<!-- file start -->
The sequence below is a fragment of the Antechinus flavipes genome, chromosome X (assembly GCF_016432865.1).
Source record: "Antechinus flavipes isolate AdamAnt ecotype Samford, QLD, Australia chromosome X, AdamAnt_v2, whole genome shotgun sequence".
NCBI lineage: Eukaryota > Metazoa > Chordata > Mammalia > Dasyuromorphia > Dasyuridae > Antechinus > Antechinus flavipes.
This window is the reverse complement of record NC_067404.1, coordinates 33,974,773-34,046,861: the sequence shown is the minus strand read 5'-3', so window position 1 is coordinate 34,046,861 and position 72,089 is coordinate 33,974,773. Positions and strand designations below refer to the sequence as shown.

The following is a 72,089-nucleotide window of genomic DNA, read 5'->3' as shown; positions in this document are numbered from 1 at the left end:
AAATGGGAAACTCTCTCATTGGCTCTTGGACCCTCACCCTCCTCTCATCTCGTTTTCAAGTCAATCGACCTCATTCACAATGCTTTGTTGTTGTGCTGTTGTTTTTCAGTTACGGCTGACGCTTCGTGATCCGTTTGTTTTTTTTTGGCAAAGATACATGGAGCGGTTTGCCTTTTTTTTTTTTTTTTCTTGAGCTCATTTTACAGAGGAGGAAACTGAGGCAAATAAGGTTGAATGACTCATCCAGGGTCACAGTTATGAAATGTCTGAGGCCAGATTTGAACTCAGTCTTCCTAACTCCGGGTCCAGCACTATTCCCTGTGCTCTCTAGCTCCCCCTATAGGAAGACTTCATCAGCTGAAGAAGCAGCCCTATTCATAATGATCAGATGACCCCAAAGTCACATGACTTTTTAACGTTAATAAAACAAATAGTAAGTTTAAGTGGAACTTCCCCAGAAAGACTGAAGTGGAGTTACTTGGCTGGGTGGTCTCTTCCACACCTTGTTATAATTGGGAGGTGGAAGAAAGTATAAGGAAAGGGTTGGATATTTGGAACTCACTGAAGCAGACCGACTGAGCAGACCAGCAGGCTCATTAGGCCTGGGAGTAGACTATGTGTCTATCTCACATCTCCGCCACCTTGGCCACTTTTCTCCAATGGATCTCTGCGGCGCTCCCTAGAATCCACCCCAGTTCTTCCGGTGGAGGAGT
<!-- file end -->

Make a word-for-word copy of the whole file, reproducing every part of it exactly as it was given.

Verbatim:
The sequence below is a fragment of the Antechinus flavipes genome, chromosome X (assembly GCF_016432865.1).
Source record: "Antechinus flavipes isolate AdamAnt ecotype Samford, QLD, Australia chromosome X, AdamAnt_v2, whole genome shotgun sequence".
NCBI lineage: Eukaryota > Metazoa > Chordata > Mammalia > Dasyuromorphia > Dasyuridae > Antechinus > Antechinus flavipes.
This window is the reverse complement of record NC_067404.1, coordinates 33,974,773-34,046,861: the sequence shown is the minus strand read 5'-3', so window position 1 is coordinate 34,046,861 and position 72,089 is coordinate 33,974,773. Positions and strand designations below refer to the sequence as shown.

The following is a 72,089-nucleotide window of genomic DNA, read 5'->3' as shown; positions in this document are numbered from 1 at the left end:
AAATGGGAAACTCTCTCATTGGCTCTTGGACCCTCACCCTCCTCTCATCTCGTTTTCAAGTCAATCGACCTCATTCACAATGCTTTGTTGTTGTGCTGTTGTTTTTCAGTTACGGCTGACGCTTCGTGATCCGTTTGTTTTTTTTTGGCAAAGATACATGGAGCGGTTTGCCTTTTTTTTTTTTTTTTCTTGAGCTCATTTTACAGAGGAGGAAACTGAGGCAAATAAGGTTGAATGACTCATCCAGGGTCACAGTTATGAAATGTCTGAGGCCAGATTTGAACTCAGTCTTCCTAACTCCGGGTCCAGCACTATTCCCTGTGCTCTCTAGCTCCCCCTATAGGAAGACTTCATCAGCTGAAGAAGCAGCCCTATTCATAATGATCAGATGACCCCAAAGTCACATGACTTTTTAACGTTAATAAAACAAATAGTAAGTTTAAGTGGAACTTCCCCAGAAAGACTGAAGTGGAGTTACTTGGCTGGGTGGTCTCTTCCACACCTTGTTATAATTGGGAGGTGGAAGAAAGTATAAGGAAAGGGTTGGATATTTGGAACTCACTGAAGCAGACCGACTGAGCAGACCAGCAGGCTCATTAGGCCTGGGAGTAGACTATGTGTCTATCTCACATCTCCGCCACCTTGGCCACTTTTCTCCAATGGATCTCTGCGGCGCTCCCTAGAATCCACCCCAGTTCTTCCGGTGGAGGAGT